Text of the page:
Tom Prichard Comments on Intergender Wrestling, AEW’s High-Flying Style, and More


During a recent interview with Wrestling Epicenter’s Interactive Wrestling Radio, Tom Prichard commented on intergender wrestling and more. You can check out some highlights and audio from the podcast below:

On intergender wrestling: “I am not a huge fan of intergender wrestling and here’s why. I love Tessa Blanchard. I think she is a hell of a talent. I think she’s a nice lady also. But if you have Brock Lesnar and Roman Reigns and they beat the hell out of each other and they take each other to the limit. Then, if you take Brock Lesnar and put him against a woman and he bumps and sells – no matter how fit or strong she is… I’m a guy who still opens the car door for his wife. Equality? Yes. But, physically? Hold on! Brian Cage is a big guy. He sold for Tessa the same way he sold for guys. Does it take me out of my suspension of belief? No. But, it made me kind of watch going, ‘hmmm.’ …I don’t know, man. Maybe I’m out of date. I just don’t… I’m going to get myself in trouble by saying what I did. But I just don’t think that makes any sense and I don’t think that does anybody any good.”

On the more athletic and high-flying style of AEW: “This is something that every generation goes through and now that I am kind of in that boat, ‘Hey kid, get off my lawn!’ … I want to see the good in every aspect of wrestling because I want everybody to have options and not just have there be one company. But, the issues I have are just the fundamentals and the basics. You have to have a solid foundation. You can do all the flip, flop, and fly – Have a Corona and toupees or hurricanranas and topes. But, if you can’t tell a solid story, you’re going to fade away real quick. Having said that, we live in a very different world than I grew up in. So, when I watch it, I don’t see the story in it but I realize I’m not their demo – I’m not. I’m not watching video games on TV. I don’t really play video games. So, I can’t relate to it. That said, I like Darby Allin. I like some of the guys they have there on AEW. But, why do you have to… I’ll finish my sentence in a minute. Growing up, we had 3 or 4 channels and wrestling was on 1 of them. Now you have so many different platforms that you have to keep people’s attention so you have to keep it going fast. A 3 hour program is WAY too long to invest in. And, if you have 5, 6, 7, 8 hours of original TV a week, that’s a lot! That is a lot of time to come up with interesting scenarios. But, one thing that will never go out of style, and I promise you this – Even with the NFL and they’ve got the gib jib cameras and overhead views and all that, but it is still blocking and tackling. In baseball, it is still hitting the ball over the fence but you still have to take batting practice, you still have to know the fundamentals and have the foundation for what you’re trying to do. You’re trying to get the story across. I don’t mind some of the nuances. But, I don’t like some of the stuff that is ridiculous – And that’s just my opinion. But, I don’t like to see 14 superkicks and nobody sells anything. I don’t like to see some of the stuff that just looks hokey. Look, pro wrestling by design is a little bit hokey. But, you could put some effort into it and try to make it look less hokey. Let me say that.”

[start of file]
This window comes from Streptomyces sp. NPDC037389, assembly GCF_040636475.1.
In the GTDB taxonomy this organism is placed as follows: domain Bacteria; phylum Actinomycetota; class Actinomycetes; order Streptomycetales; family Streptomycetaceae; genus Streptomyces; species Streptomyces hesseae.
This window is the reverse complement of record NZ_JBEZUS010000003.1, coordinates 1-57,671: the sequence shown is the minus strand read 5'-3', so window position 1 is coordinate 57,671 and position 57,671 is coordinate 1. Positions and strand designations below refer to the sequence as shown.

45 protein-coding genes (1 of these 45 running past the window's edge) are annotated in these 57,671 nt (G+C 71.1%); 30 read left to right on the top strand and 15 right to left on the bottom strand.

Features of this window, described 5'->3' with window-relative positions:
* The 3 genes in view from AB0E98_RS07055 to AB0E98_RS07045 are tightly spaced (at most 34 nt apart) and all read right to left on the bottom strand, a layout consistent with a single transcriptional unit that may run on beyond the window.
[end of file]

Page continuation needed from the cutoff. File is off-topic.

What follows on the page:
On what students can learn at his wrestling academy: “We believe in the basics and fundamentals. If you don’t have a solid foundation, you have nothing to build on and nothing to work with. Some people don’t get that. That’s OK! We set them straight right off the bat. We have a basics 12 week course. And, you’re not going to learn everything in 12 weeks. In fact, you’re going to barely scratch the surface. But, you have to start somewhere and we need to get everybody on the same page. Some of the guys who open wrestling schools need to go to wrestling school themselves. You’re going to learn the basics. You’re going to learn how to tie up. You’re going to learn timing. You’re going to learn what this business is really all about. There’s a lot more to this business than people really know or anticipate before they get to us.”

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